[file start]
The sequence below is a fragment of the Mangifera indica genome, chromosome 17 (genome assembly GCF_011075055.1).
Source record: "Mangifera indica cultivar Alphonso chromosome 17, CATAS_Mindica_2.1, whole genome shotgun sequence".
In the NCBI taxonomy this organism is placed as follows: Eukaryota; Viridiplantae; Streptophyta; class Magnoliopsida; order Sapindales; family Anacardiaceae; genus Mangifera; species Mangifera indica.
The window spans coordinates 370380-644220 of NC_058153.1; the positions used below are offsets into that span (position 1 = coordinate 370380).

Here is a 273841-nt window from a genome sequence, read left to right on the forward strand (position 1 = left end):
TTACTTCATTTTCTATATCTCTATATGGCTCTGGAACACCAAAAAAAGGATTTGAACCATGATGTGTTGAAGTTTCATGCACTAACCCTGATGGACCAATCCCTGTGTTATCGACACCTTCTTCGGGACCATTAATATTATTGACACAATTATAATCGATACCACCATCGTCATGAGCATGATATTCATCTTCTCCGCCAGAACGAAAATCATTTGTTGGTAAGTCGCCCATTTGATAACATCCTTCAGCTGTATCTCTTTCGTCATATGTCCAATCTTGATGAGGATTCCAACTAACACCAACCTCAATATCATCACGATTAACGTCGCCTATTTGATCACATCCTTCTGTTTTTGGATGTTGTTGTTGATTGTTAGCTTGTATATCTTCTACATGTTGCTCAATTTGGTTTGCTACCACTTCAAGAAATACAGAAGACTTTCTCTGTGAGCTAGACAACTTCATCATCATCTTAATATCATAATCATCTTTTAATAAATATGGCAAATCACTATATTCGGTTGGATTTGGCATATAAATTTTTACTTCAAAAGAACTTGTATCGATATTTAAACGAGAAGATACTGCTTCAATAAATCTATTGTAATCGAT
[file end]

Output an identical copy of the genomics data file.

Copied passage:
The sequence below is a fragment of the Mangifera indica genome, chromosome 17 (genome assembly GCF_011075055.1).
Source record: "Mangifera indica cultivar Alphonso chromosome 17, CATAS_Mindica_2.1, whole genome shotgun sequence".
In the NCBI taxonomy this organism is placed as follows: Eukaryota; Viridiplantae; Streptophyta; class Magnoliopsida; order Sapindales; family Anacardiaceae; genus Mangifera; species Mangifera indica.
The window spans coordinates 370380-644220 of NC_058153.1; the positions used below are offsets into that span (position 1 = coordinate 370380).

Here is a 273841-nt window from a genome sequence, read left to right on the forward strand (position 1 = left end):
TTACTTCATTTTCTATATCTCTATATGGCTCTGGAACACCAAAAAAAGGATTTGAACCATGATGTGTTGAAGTTTCATGCACTAACCCTGATGGACCAATCCCTGTGTTATCGACACCTTCTTCGGGACCATTAATATTATTGACACAATTATAATCGATACCACCATCGTCATGAGCATGATATTCATCTTCTCCGCCAGAACGAAAATCATTTGTTGGTAAGTCGCCCATTTGATAACATCCTTCAGCTGTATCTCTTTCGTCATATGTCCAATCTTGATGAGGATTCCAACTAACACCAACCTCAATATCATCACGATTAACGTCGCCTATTTGATCACATCCTTCTGTTTTTGGATGTTGTTGTTGATTGTTAGCTTGTATATCTTCTACATGTTGCTCAATTTGGTTTGCTACCACTTCAAGAAATACAGAAGACTTTCTCTGTGAGCTAGACAACTTCATCATCATCTTAATATCATAATCATCTTTTAATAAATATGGCAAATCACTATATTCGGTTGGATTTGGCATATAAATTTTTACTTCAAAAGAACTTGTATCGATATTTAAACGAGAAGATACTGCTTCAATAAATCTATTGTAATCGAT